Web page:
How Will Microchips Affect Your Privacy?

Last week, I told you about the phased-in use of radio frequency identification technology (RFID) to track farm animals in U.S. Department of Agriculture databases, a major concern that could limit our ability to buy healthy food.

An interesting BBC News piece I read argues the real benefits of RFID -- tracking the movement of stock from a manufacturer to your corner grocery store -- could be undermined by the public's perception. Of course, if RFID is used for used for health-harming things like "chipping" farm animals, I can't imagine many people would be pleased if they knew more about it.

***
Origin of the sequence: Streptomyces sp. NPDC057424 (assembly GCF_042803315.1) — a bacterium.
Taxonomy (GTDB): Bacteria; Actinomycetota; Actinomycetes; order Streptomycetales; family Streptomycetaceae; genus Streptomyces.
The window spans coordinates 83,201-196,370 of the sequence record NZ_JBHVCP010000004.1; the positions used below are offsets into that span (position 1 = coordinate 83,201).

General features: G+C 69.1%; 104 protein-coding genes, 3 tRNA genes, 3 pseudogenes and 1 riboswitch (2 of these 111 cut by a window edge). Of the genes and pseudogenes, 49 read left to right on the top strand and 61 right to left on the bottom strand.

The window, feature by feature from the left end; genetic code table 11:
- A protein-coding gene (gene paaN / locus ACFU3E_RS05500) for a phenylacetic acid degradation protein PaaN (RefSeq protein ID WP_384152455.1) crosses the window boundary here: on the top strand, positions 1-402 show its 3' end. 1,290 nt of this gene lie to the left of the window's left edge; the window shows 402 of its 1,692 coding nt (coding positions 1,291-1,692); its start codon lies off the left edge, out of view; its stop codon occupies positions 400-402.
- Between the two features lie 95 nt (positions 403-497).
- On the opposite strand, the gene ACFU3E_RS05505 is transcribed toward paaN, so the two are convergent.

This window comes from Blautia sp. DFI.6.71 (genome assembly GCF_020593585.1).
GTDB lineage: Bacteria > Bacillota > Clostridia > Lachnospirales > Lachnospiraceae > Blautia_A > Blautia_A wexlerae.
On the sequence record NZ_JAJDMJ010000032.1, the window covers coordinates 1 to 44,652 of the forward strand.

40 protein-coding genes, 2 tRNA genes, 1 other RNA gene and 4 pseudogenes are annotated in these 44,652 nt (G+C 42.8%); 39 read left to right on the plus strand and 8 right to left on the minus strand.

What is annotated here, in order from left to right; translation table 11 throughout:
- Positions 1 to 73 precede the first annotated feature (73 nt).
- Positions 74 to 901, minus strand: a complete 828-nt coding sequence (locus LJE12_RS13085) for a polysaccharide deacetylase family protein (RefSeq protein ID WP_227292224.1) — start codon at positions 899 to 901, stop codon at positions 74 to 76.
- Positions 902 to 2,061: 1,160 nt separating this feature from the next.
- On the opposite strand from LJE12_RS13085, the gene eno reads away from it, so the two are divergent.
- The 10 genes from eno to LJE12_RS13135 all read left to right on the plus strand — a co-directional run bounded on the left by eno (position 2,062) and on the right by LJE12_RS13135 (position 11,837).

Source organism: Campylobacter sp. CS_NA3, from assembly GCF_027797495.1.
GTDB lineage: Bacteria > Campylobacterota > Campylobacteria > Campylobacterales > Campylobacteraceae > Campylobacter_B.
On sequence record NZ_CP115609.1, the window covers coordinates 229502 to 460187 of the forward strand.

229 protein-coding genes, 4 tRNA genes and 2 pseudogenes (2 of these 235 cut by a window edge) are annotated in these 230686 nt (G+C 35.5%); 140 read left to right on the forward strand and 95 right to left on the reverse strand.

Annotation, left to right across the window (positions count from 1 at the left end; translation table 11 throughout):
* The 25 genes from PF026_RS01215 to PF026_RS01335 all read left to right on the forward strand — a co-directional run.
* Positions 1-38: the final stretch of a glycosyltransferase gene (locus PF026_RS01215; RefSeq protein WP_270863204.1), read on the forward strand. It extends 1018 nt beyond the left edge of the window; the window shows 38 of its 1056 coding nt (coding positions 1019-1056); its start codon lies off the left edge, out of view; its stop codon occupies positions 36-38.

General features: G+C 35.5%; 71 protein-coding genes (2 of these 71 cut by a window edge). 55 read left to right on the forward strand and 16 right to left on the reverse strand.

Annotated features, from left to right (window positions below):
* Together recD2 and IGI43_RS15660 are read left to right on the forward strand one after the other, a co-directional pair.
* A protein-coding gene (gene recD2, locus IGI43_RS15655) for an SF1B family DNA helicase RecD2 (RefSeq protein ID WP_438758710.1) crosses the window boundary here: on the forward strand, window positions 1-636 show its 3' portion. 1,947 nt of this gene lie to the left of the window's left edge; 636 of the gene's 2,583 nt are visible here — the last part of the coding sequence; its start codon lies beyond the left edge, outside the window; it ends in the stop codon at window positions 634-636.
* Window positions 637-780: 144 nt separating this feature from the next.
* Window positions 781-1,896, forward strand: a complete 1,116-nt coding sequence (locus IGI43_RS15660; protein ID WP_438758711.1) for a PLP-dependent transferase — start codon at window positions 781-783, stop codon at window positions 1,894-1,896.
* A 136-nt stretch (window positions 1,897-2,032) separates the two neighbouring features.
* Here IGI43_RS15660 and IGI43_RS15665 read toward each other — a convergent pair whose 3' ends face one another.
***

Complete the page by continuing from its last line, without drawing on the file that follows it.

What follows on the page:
Even some experts, including Internet guru Vint Cerf, remain wary about what manufacturers are really after: Collecting stock data or personal information.

One possible and sensible solution -- at least for non-food items -- that may eliminate privacy concerns, according to a European commissioner: Deactivate the codes on chips after customers purchase items from a store.

BBC News April 8, 2006

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